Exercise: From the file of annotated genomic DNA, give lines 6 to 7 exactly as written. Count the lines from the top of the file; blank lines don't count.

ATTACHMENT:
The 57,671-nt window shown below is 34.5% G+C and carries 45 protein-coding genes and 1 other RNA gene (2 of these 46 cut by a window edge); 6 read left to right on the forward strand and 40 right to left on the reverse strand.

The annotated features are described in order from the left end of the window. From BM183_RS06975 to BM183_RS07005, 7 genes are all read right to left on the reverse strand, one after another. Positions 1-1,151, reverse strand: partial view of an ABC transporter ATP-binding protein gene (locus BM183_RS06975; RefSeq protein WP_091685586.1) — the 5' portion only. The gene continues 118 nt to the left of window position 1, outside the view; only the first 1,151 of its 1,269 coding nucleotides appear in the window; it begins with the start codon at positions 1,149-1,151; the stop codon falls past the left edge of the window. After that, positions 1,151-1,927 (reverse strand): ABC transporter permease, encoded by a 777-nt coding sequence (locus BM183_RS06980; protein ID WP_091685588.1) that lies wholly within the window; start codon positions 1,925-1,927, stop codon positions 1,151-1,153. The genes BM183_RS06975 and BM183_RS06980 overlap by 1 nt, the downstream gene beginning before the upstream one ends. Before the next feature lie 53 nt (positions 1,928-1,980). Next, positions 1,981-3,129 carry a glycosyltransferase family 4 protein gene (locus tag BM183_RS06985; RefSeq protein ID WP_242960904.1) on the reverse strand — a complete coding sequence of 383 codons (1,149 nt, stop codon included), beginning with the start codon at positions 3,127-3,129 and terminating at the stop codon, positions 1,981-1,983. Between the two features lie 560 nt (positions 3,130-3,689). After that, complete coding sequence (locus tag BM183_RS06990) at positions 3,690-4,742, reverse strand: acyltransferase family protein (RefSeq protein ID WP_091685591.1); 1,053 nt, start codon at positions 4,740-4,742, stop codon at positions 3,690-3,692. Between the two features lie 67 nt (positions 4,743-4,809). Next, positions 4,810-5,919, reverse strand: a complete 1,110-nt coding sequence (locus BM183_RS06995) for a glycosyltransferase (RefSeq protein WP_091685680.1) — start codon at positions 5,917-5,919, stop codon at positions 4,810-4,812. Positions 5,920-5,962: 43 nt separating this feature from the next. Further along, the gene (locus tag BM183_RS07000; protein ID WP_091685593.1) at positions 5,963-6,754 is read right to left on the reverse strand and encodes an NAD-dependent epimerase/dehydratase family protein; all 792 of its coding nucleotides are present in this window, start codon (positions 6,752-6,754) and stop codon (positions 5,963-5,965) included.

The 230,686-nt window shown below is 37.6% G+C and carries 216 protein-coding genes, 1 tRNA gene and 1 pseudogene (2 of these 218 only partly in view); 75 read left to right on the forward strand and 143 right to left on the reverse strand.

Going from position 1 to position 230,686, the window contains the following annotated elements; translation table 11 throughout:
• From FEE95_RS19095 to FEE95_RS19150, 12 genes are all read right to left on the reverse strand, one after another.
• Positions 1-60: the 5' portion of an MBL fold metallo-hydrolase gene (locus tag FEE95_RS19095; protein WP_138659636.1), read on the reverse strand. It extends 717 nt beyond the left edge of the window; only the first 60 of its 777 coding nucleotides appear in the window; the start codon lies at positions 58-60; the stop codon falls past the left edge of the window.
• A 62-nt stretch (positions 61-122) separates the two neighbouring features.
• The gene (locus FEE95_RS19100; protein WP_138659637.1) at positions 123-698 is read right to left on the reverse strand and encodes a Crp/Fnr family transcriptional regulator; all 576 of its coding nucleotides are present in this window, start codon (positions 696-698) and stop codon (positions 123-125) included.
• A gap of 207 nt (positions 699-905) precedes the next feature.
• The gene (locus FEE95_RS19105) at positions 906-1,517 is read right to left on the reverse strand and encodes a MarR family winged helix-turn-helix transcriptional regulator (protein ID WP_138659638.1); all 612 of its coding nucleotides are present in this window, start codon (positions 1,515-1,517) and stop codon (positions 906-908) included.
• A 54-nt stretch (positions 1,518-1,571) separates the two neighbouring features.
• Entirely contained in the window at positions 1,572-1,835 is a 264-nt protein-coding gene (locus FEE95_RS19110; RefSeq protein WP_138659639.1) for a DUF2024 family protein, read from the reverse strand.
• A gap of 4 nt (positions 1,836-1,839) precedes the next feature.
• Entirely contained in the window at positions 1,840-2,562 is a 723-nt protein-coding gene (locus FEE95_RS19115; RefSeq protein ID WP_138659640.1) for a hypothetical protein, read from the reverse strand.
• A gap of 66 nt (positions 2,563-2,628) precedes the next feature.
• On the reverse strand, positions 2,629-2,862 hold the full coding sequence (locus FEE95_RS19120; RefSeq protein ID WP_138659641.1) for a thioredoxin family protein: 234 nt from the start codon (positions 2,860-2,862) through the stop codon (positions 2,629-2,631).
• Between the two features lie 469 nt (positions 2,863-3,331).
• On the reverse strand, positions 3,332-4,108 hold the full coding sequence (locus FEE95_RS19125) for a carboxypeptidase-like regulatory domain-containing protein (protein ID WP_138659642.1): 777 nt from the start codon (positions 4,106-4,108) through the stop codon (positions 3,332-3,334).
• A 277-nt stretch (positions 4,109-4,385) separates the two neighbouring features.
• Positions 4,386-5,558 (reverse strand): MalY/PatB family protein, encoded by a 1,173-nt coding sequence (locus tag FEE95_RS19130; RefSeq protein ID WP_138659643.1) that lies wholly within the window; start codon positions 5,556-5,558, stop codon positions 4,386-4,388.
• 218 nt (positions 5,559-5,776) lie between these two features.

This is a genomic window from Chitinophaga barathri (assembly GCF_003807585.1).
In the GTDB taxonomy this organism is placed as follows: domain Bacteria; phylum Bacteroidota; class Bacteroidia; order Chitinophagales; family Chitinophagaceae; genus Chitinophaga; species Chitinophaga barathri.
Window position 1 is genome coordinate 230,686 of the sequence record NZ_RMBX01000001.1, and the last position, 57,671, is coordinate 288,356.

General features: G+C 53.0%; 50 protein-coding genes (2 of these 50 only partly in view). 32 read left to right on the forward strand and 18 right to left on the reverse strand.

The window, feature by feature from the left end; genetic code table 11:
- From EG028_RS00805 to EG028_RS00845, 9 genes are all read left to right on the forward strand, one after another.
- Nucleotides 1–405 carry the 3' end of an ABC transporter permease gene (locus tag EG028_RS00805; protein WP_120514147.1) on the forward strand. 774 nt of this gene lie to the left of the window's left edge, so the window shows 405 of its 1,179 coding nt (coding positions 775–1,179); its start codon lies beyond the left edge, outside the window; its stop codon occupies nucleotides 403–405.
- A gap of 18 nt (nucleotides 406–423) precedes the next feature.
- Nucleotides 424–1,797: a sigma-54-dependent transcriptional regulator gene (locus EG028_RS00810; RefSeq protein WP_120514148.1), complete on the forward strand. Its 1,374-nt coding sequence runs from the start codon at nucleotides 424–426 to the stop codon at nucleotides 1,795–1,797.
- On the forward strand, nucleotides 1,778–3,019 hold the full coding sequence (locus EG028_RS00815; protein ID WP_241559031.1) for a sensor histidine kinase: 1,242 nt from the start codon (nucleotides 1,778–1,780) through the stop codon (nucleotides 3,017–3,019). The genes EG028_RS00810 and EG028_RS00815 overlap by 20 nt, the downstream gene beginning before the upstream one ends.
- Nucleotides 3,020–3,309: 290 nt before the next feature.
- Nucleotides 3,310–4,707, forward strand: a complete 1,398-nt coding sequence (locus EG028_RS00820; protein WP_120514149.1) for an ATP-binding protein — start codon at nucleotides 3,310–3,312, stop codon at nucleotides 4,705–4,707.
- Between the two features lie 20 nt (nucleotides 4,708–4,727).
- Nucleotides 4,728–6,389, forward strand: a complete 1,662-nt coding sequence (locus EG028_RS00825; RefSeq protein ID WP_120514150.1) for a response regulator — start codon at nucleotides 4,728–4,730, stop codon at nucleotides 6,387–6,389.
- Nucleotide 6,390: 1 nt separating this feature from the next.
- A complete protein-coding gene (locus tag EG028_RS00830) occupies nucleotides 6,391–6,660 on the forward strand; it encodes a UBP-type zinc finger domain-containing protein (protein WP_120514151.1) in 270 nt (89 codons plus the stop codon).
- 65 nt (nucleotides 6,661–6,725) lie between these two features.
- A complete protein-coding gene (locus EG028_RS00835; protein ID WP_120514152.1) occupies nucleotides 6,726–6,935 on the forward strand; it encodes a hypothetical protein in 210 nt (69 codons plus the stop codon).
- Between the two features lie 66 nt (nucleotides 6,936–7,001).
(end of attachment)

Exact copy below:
• Positions 1-60: the 5' portion of an MBL fold metallo-hydrolase gene (locus tag FEE95_RS19095; protein WP_138659636.1), read on the reverse strand. It extends 717 nt beyond the left edge of the window; only the first 60 of its 777 coding nucleotides appear in the window; the start codon lies at positions 58-60; the stop codon falls past the left edge of the window.
• A 62-nt stretch (positions 61-122) separates the two neighbouring features.